|| © CAMBRIDGE UNIVERSITY PRESS 1991
3.3. Interactions between jets and the ambient nuclear medium
Because of the huge powers carried by jets they must have significant impacts on the material through which they move at all length scales, many of which were discussed in previous chapters. Here we shall concentrate on several ways in which jets may interact with the surrounding nuclear plasma, other than those already alluded to in our discussion of beam formation.
It has been proposed that essentially all aspects of the BLR are produced by jets (Norman & Miley 1984; Barthel et al. 1984). The pressure exerted by a jet can be estimated as
which is comparable to that necessary to confine putative broad line clouds for a jet of solid angle ~ 10-2 steradians. In this picture initially uniform material would be swept up by the jet into a cocoon which could be unstable to Rayleigh-Taylor type fragmentation. Those fragments could produce many (or all) of the BL clouds if the cloud densities are ~ 1010 cm-3. Further, much of the jet's mechanical energy would be dissipated if interactions with the surrounding medium produce shocks, and this could yield the majority of the local UV and X-ray emission necessary to excite the clouds. In this scenario the cocoon would further function as a natural screen, thereby providing a possible explanation of superluminal motions. One-sided jets could be caused by one-sided blocking of a jet by massive molecular clouds (Norman & Miley 1984). Recent indications of the necessity for higher density BL clouds seem to make this rather extreme picture less attractive, as has the growing list of superluminal sources.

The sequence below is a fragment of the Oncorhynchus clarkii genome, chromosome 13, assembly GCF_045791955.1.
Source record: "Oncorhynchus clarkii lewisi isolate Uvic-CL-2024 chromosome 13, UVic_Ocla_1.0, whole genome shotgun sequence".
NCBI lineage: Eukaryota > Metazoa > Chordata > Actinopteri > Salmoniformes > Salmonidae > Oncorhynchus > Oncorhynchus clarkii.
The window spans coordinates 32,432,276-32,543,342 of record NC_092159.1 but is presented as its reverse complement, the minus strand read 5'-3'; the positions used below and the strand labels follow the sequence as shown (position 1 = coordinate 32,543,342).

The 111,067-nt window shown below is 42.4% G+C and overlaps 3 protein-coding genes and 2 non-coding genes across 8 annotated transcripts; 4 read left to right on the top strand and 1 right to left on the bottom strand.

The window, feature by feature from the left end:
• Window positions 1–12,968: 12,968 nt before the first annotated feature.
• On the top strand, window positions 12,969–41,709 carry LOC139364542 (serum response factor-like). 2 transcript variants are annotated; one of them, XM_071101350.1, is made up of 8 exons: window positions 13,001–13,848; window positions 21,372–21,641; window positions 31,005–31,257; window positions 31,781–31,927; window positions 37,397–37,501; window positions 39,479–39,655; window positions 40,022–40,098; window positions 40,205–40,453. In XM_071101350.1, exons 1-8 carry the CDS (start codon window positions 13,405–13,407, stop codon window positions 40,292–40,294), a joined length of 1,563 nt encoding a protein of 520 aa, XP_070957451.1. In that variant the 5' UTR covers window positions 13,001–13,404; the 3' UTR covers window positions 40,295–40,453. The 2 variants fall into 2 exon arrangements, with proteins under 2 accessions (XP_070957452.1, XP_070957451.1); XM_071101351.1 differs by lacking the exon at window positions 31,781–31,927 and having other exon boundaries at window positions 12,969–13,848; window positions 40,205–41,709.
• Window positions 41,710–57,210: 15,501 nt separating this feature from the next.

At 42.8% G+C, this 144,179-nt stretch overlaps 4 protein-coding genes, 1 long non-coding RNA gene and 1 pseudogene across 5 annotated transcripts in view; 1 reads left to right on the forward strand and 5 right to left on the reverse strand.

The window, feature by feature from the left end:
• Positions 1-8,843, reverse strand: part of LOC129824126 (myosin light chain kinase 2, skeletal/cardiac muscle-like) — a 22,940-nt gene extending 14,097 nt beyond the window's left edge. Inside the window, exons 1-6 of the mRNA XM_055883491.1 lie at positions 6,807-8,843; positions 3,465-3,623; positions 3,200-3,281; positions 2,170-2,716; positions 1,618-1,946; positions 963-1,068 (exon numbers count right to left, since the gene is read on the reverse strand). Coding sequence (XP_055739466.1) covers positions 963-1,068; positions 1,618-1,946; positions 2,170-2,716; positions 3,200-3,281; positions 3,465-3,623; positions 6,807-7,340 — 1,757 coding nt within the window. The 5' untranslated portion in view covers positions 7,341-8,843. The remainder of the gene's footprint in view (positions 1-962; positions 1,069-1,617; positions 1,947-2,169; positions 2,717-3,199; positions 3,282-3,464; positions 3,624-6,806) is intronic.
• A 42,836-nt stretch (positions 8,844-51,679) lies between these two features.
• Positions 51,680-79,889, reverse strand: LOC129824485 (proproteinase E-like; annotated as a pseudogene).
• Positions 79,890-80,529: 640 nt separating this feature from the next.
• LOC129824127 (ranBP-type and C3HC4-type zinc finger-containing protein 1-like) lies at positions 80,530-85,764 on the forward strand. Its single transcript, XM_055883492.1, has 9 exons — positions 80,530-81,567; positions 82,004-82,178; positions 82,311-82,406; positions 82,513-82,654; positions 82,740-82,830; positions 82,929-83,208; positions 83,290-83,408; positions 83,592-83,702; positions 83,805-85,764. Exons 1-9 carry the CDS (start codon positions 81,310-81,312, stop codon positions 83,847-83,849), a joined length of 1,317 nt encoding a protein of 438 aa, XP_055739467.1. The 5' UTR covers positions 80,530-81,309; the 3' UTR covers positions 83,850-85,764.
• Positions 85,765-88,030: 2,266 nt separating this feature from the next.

Still, this interaction may be responsible both for "stopping" superluminal components, as in BL Lac, and the rather small overall radio extent of most high redshift quasars (Barthel 1986). Further, the small core polarizations revealed by VLBI (Wardle et al. 1986) may imply the need for an extended depolarizing screen, which could be provided by this material.
Looking at this question from an essentially opposite point of view it can be shown to be very unlikely that the intercloud medium is capable of thermally confining jets at scales much below one parsec, although at larger distances this is certainly possible (Rees 1984b); considering the recent conclusions that the BLR is smaller and the cloud densities higher than typically assumed, this argument is only strengthened. Once out in the line emitting region the jets are unlikely to be able to destroy most clouds passing through them; rather, if the cloud density were high enough the jet could be completely dissipated in the course of its interaction with them (Rees 1984b). Of course, one possible explanation for the knotty structure in VLBI scale jets is the interaction of jets with ambient clouds (e.g., Blandford & Königl 1979), while another would involve shocks propagating down the jet, presumably due to fluctuations in power or velocity (cf. Chapter 4). This is another area where the improved resolution of a RADIOASTRON could be very useful, for the impact of jets upon broad line clouds would probably lead to sharp edges facing the nucleus, while internal shocks would more likely lead to sharper leading edges.